The use of prisons in England and Wales has been around since the mid 18th Century, after transportation to Australia and America were stopped, for those that were unable to work hard labour. As society has evolved throughout the centuries the purpose of prisons has changed to move with the times. Prisons being used in the 21st Century have seen controversy, via the mass media, with overcrowding, whether they are being used effectively in terms of cutting crime and the cost of keeping individuals in prison alongside the treatment of individuals. This is where the heart of the debate expands from.
The debate will consider the argument that more prisons should be built to house offenders for use of reduction of offending and reoffending, although this will consider children who offend. The debate will also cover alternatives that exist within the criminal justice system with the recidivism rates comparatively. As the prison system has existed within society for many centuries it is important to start with a basic history of children and prison.
It is important that when considering children and youths within the criminal justice system that the definition is explained. The definition for children by the criminal justice system is that those under 10 who commit a criminal act, by law, are deemed too young to commit a criminal act meaning they cannot be held criminally liable (Davies et al, 2003). Those above 10 are dealt with according to the crime they have committed whether they are charged with shop-lifting which is often punished with a caution or a crime as serious as murder are held and sentenced under section 90/91 (Davies et al, 2003).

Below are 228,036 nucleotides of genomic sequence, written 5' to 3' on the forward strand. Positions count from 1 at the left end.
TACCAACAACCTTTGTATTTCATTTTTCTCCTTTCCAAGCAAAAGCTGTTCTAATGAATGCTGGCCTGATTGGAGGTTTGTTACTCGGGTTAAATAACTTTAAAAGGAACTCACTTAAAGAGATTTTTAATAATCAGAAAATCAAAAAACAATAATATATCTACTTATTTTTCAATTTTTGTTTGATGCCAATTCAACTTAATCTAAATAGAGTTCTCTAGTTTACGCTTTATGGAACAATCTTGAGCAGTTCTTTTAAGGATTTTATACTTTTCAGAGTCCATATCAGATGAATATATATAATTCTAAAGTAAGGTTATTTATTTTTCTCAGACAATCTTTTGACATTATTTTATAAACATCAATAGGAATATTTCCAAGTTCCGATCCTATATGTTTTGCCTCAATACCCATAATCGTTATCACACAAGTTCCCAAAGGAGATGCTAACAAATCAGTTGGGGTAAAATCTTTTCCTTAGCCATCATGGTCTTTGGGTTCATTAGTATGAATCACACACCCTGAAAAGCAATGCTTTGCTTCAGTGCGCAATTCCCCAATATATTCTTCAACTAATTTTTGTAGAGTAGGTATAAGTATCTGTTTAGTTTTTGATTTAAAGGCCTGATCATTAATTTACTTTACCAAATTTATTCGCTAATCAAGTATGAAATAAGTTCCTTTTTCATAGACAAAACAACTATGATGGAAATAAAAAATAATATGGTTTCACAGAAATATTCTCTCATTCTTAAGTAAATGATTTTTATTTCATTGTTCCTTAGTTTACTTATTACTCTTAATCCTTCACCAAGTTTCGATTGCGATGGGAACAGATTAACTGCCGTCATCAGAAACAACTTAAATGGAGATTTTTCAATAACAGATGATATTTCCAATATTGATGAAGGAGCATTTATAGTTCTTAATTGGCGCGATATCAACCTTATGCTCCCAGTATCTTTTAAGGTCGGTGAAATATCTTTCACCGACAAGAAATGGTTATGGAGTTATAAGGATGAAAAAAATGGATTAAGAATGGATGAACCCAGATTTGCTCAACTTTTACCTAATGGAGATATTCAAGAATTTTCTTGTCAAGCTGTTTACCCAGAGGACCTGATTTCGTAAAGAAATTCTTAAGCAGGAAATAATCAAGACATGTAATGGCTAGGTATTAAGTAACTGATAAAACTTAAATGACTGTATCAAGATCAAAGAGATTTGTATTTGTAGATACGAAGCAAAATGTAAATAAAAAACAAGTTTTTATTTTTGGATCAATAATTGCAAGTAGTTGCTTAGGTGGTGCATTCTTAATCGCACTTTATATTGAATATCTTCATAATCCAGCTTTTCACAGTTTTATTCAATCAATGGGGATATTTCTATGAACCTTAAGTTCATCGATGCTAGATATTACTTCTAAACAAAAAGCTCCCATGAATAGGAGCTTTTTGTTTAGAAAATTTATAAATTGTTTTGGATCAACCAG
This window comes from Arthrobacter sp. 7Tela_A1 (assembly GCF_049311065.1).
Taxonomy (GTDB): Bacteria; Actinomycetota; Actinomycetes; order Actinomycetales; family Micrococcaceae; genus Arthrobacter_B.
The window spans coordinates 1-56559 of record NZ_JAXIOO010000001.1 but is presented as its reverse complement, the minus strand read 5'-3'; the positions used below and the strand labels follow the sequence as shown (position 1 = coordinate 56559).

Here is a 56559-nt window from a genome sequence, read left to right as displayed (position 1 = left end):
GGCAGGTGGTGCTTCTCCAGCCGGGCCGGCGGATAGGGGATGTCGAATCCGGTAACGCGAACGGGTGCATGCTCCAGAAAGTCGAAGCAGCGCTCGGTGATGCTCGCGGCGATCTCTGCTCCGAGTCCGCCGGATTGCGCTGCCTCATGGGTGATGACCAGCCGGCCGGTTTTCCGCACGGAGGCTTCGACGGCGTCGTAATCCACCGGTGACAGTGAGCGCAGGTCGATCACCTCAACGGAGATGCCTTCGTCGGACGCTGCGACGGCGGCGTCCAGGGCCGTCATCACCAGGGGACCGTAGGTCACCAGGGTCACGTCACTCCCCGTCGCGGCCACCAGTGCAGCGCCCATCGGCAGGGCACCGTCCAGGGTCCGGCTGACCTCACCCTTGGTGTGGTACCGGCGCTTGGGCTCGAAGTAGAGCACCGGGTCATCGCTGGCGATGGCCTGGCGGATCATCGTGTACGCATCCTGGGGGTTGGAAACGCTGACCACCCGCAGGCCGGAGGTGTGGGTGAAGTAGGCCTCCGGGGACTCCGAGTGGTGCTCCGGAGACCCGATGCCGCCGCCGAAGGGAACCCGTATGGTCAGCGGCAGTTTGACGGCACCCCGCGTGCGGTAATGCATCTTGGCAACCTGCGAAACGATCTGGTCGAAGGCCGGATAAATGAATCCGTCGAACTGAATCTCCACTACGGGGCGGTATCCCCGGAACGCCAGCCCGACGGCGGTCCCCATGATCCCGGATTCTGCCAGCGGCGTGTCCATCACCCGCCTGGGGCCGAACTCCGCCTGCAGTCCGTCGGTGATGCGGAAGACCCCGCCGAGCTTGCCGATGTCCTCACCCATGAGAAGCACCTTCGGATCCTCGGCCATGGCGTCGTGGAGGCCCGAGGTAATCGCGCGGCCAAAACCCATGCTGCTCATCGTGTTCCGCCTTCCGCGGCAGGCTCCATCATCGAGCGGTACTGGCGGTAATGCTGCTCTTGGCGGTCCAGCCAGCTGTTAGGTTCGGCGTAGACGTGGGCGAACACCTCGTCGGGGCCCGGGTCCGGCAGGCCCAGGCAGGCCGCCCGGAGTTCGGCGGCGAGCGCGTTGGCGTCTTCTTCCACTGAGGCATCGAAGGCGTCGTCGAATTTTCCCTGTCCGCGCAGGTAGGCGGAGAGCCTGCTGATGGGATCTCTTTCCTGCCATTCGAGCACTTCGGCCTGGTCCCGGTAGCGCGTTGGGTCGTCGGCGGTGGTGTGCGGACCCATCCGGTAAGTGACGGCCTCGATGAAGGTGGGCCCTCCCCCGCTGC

At the start of the 20th century the equivalent of a current day youth prison in the form of Borstal, which were first set up at Borstal Prison in Kent, United Kingdom, in October 1902 (BBC, 2002). It housed delinquent boys between the ages of 16 and 21. Borstals were there to offer education, regular work and discipline. Borstals became abolished under the 1982 Criminal Justice Act, where many changes to the Youth Justice System came into place (OPSI, 2009).
Currently youths are placed in three styles of 'prison' dependent on their offence, these being secured training centre's (STCs), secure children's homes (SCH) and young offender institutions (YOIs). Each type of 'prison' will cater for different styles of offenders. STCs (YJB, 2009) are specifically built for young offenders up to the age of 17, with four being in England. The size of the units varies with a maximum of 8 places in any specific house in the grounds of the STC. Educational and work based training, 25 hours per week over 52 weeks per year, means that the individuals needs can be met and mean they can be rehabilitated and gain employment after completion of the sentence. Training for staff means that the young person can also be placed back into society into a network of support rather than being expected to fend for themselves in the outside world.